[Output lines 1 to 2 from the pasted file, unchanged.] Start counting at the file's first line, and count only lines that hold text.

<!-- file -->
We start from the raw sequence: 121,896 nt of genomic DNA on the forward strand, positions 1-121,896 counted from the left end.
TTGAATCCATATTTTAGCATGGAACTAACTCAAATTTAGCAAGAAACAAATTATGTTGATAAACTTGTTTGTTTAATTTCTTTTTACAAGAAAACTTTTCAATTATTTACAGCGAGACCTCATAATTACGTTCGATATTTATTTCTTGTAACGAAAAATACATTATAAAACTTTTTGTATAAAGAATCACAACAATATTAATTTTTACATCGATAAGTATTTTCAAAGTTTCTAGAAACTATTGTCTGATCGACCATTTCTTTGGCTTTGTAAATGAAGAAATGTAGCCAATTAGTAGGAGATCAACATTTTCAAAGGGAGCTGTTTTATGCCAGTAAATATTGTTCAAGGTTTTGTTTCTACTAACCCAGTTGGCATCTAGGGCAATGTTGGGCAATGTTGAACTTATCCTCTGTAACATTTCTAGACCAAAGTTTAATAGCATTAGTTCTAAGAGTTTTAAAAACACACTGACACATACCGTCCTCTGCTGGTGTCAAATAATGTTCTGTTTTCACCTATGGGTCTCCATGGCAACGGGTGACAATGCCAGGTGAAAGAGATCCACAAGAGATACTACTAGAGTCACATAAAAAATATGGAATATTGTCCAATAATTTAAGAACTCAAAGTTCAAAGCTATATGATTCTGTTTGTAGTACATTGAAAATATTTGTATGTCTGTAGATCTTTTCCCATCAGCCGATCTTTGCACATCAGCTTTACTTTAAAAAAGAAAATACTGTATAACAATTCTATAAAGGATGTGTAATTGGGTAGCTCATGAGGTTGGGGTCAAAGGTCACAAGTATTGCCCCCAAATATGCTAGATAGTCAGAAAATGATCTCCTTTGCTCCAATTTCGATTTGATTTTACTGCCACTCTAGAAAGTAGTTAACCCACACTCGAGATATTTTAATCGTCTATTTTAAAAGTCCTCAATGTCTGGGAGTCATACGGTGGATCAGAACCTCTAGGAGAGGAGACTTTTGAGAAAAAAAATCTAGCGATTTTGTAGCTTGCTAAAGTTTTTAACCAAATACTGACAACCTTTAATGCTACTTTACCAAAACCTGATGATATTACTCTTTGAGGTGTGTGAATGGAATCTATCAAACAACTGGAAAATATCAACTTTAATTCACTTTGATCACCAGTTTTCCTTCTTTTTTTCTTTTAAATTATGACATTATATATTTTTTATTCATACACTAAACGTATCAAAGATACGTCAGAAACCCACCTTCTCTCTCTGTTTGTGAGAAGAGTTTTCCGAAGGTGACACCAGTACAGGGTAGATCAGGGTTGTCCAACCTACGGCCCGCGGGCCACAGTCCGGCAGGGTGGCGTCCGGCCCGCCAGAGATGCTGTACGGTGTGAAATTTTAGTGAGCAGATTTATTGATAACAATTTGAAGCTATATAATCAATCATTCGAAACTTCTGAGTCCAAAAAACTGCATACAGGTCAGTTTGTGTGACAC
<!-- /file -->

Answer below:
We start from the raw sequence: 121,896 nt of genomic DNA on the forward strand, positions 1-121,896 counted from the left end.
TTGAATCCATATTTTAGCATGGAACTAACTCAAATTTAGCAAGAAACAAATTATGTTGATAAACTTGTTTGTTTAATTTCTTTTTACAAGAAAACTTTTCAATTATTTACAGCGAGACCTCATAATTACGTTCGATATTTATTTCTTGTAACGAAAAATACATTATAAAACTTTTTGTATAAAGAATCACAACAATATTAATTTTTACATCGATAAGTATTTTCAAAGTTTCTAGAAACTATTGTCTGATCGACCATTTCTTTGGCTTTGTAAATGAAGAAATGTAGCCAATTAGTAGGAGATCAACATTTTCAAAGGGAGCTGTTTTATGCCAGTAAATATTGTTCAAGGTTTTGTTTCTACTAACCCAGTTGGCATCTAGGGCAATGTTGGGCAATGTTGAACTTATCCTCTGTAACATTTCTAGACCAAAGTTTAATAGCATTAGTTCTAAGAGTTTTAAAAACACACTGACACATACCGTCCTCTGCTGGTGTCAAATAATGTTCTGTTTTCACCTATGGGTCTCCATGGCAACGGGTGACAATGCCAGGTGAAAGAGATCCACAAGAGATACTACTAGAGTCACATAAAAAATATGGAATATTGTCCAATAATTTAAGAACTCAAAGTTCAAAGCTATATGATTCTGTTTGTAGTACATTGAAAATATTTGTATGTCTGTAGATCTTTTCCCATCAGCCGATCTTTGCACATCAGCTTTACTTTAAAAAAGAAAATACTGTATAACAATTCTATAAAGGATGTGTAATTGGGTAGCTCATGAGGTTGGGGTCAAAGGTCACAAGTATTGCCCCCAAATATGCTAGATAGTCAGAAAATGATCTCCTTTGCTCCAATTTCGATTTGATTTTACTGCCACTCTAGAAAGTAGTTAACCCACACTCGAGATATTTTAATCGTCTATTTTAAAAGTCCTCAATGTCTGGGAGTCATACGGTGGATCAGAACCTCTAGGAGAGGAGACTTTTGAGAAAAAAAATCTAGCGATTTTGTAGCTTGCTAAAGTTTTTAACCAAATACTGACAACCTTTAATGCTACTTTACCAAAACCTGATGATATTACTCTTTGAGGTGTGTGAATGGAATCTATCAAACAACTGGAAAATATCAACTTTAATTCACTTTGATCACCAGTTTTCCTTCTTTTTTTCTTTTAAATTATGACATTATATATTTTTTATTCATACACTAAACGTATCAAAGATACGTCAGAAACCCACCTTCTCTCTCTGTTTGTGAGAAGAGTTTTCCGAAGGTGACACCAGTACAGGGTAGATCAGGGTTGTCCAACCTACGGCCCGCGGGCCACAGTCCGGCAGGGTGGCGTCCGGCCCGCCAGAGATGCTGTACGGTGTGAAATTTTAGTGAGCAGATTTATTGATAACAATTTGAAGCTATATAATCAATCATTCGAAACTTCTGAGTCCAAAAAACTGCATACAGGTCAGTTTGTGTGACAC